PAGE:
My reflection for each day in Advent will celebrate examples of action in the world inspired by hope and the desire to bring closer God’s kingdom of love, peace and justice. These examples are set within a reflection on a piece of Scripture the Church provides for reading daily.
Today the Christian Church celebrates Saint Andrew. Best known in the British Isles as patron saint of Scotland, Andrew, the Galilean fisherman, is identified in gospel accounts as the first follower of Jesus Christ; the brother of Saint Peter, and the one who brought Peter to meet Christ, according to the gospel of John. Andrew is regarded by Christians as the first example of an evangelist, because he went to share the good news with others when he came to believe that Jesus was the Chosen One sent by God to save the world.
As well as the stories about Andrew in the four gospels the Church also provides a text from the prophet Isaiah to be read on St Andrew’s Day which contains the following verse:
How beautiful upon the mountains
are the feet of the messenger who announces peace,
who brings good news,
who announces salvation,
who says to Zion, ‘Your God reigns.’ Is. 52:7
This verse has become well-known in many Christian churches after it was included in a worship song which was particularly popular in the last quarter of the 20th century. The verse has its origins in a long ago time in which news of distant events , such as battle victories or the fall of enemy kings, was transmitted by messengers running between the cities of the ancient world across deserts, plain and mountains.
In a world of global communication there is no shortage of bad news. Even what is regarded with ecstatic joy as good news by some, is received as devastatingly bad news by others, as illustrated in the recent election of Donald Trump to be the next President of the United States. Instances of news which is good for everyone are known to be rare. So claims for such examples of universally good news are, not unreasonably, received by many people with caution, or even outrightly rejected. Hidden agendas, ulterior motives and dissimulation are suspected.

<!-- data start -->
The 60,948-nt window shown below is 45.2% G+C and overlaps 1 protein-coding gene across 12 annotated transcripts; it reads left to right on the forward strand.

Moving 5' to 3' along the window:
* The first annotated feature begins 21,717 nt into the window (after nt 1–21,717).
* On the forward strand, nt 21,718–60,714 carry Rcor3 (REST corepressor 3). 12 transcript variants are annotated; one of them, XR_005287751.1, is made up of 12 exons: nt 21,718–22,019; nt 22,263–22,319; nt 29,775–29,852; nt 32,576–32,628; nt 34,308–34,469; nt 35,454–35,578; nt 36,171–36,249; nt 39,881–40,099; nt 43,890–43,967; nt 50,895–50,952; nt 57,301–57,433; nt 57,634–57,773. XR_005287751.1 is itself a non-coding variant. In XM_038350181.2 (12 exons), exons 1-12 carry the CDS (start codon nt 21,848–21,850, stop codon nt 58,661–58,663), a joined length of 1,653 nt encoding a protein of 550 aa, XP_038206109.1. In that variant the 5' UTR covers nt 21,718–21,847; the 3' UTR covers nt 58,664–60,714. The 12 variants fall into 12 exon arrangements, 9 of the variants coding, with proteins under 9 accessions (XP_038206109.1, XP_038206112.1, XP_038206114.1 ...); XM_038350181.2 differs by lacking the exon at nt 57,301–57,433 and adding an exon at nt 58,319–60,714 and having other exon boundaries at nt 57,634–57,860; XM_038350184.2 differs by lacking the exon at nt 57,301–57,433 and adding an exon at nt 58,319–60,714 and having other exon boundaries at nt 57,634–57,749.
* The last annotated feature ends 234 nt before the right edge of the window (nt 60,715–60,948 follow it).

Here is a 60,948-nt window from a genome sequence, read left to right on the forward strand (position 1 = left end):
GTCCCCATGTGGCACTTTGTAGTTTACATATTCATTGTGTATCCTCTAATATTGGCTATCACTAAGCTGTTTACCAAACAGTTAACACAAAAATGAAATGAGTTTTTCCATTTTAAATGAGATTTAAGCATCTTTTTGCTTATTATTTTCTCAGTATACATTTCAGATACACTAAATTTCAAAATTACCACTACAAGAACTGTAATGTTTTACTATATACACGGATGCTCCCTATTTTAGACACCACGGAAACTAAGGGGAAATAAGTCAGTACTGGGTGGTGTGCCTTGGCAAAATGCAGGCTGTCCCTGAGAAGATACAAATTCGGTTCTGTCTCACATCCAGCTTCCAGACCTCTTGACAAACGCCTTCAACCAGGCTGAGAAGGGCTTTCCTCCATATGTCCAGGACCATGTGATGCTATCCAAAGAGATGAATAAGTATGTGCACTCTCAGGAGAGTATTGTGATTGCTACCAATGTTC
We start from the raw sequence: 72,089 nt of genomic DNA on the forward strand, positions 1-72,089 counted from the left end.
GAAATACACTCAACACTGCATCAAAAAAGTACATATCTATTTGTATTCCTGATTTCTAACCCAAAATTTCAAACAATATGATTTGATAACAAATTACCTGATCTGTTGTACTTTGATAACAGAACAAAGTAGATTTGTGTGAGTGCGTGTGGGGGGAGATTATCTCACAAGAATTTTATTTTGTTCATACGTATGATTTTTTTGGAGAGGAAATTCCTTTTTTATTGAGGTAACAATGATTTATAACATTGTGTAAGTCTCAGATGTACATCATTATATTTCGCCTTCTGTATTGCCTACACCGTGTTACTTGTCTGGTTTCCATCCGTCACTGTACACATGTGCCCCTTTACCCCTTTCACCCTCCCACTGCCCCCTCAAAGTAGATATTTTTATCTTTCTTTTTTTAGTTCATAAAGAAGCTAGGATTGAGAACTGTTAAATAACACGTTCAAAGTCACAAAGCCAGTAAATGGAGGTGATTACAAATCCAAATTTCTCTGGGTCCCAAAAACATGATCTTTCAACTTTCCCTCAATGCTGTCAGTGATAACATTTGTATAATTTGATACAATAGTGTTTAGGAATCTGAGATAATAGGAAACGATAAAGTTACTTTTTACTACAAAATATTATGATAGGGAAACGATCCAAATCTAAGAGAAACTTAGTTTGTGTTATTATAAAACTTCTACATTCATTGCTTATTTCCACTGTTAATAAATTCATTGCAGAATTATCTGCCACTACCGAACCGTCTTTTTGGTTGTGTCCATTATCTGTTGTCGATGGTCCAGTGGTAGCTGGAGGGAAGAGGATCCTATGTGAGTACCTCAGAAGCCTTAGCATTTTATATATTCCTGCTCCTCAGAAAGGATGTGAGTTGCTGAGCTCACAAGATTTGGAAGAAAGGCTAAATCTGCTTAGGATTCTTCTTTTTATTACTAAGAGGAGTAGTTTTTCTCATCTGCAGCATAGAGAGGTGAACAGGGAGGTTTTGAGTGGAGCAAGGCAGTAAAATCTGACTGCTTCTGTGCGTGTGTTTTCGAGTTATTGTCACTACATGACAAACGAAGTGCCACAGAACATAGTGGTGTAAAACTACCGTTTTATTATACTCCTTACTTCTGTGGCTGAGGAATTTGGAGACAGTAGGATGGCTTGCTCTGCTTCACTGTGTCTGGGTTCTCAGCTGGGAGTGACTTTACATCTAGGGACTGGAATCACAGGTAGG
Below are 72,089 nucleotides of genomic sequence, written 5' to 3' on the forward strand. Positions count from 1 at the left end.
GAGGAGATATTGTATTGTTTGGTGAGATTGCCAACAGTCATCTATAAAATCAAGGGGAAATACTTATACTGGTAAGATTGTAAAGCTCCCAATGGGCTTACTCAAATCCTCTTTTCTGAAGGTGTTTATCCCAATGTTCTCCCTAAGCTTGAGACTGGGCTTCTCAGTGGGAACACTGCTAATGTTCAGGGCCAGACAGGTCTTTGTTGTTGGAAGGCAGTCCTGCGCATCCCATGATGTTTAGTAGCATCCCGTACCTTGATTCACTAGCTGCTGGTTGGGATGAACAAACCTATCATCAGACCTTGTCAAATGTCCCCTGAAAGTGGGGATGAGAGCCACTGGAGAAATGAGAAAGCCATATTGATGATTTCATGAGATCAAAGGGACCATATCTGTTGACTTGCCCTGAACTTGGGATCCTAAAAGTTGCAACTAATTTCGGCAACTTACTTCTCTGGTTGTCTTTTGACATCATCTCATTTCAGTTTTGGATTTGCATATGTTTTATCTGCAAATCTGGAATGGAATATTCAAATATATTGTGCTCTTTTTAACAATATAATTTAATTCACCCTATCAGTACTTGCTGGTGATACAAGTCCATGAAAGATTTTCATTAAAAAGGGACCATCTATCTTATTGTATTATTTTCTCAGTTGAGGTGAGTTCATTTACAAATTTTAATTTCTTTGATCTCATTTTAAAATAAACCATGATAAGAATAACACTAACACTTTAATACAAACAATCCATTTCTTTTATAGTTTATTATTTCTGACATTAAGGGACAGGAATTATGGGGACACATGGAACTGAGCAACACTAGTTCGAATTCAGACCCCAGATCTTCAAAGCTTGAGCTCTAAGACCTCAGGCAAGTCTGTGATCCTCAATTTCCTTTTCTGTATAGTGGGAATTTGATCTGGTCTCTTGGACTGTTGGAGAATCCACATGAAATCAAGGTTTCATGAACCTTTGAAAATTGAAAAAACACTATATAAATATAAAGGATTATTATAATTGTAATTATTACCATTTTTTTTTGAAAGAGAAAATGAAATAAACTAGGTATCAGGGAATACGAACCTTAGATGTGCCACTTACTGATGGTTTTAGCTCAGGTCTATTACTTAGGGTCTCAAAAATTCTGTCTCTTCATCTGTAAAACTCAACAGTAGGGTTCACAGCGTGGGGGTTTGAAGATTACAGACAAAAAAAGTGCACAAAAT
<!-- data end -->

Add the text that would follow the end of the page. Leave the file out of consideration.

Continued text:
Christian preachers and evangelists are especially prone to be regarded with this kind of suspicion. What has been described as the “long institutional nightmare” (John Kent, 1987) of the Church, the abuse of the good news of Christ for the purposes of political and psychological power, overshadows Christian preaching and interferes with how it is received.
And yet there are examples though history of Christian evangelists, announcers of good news, who,whilst unequivocally located within a Christian vision of the world, have been able to be heard and to deliver a message of good news for everyone which has inspired hope and motivated action by many; producing a profound and universally acknowledged change for good in the world. In this way they have witnessed to the truth and proximity of God’s kingdom of love, peace and justice.
Amongst the living examples of such a true heir to Saint Andrew is Archbishop Desmond Tutu. Tutu, now in his mid-eighties, has been a fearless voice of the voiceless and unstinting in his advocacy of compassion, non-violence, and justice for the oppressed. He has not always been popular, especially among those who benefit from an oppressive status quo. Yet the universally good news of Tutu’s message has caused him to be showered with hundreds of honours by both secular and religious bodies. He was awarded the Nobel Peace Prize in 1984, being cited for his “”role as a unifying leader figure in the campaign to resolve the problem of apartheid in South Africa”. He received the Templeton Prize for Religion in 2013 for ” “his life-long work in advancing spiritual principles such as love and forgiveness”. Last year he was made a Companion of Honour by HM the Queen.
In 2006 on the occasion of Tutu’s 75th birthday the General Secretary of the World Council of Churches, Rev’d Samual Kobia, wrote in his letter of congratulations to Tutu:
“You have challenged and pushed us never to adjust to the powers that are, but always to discern the signs of God’s coming kingdom and to act accordingly…Through your work with the Truth and Reconciliation Commission, you gave this fractured and broken world a model for overcoming the wounds of past evils and for creating space for healing and reconciliation.”
Thank God for Desmond Tutu, a true bringer of good news for all.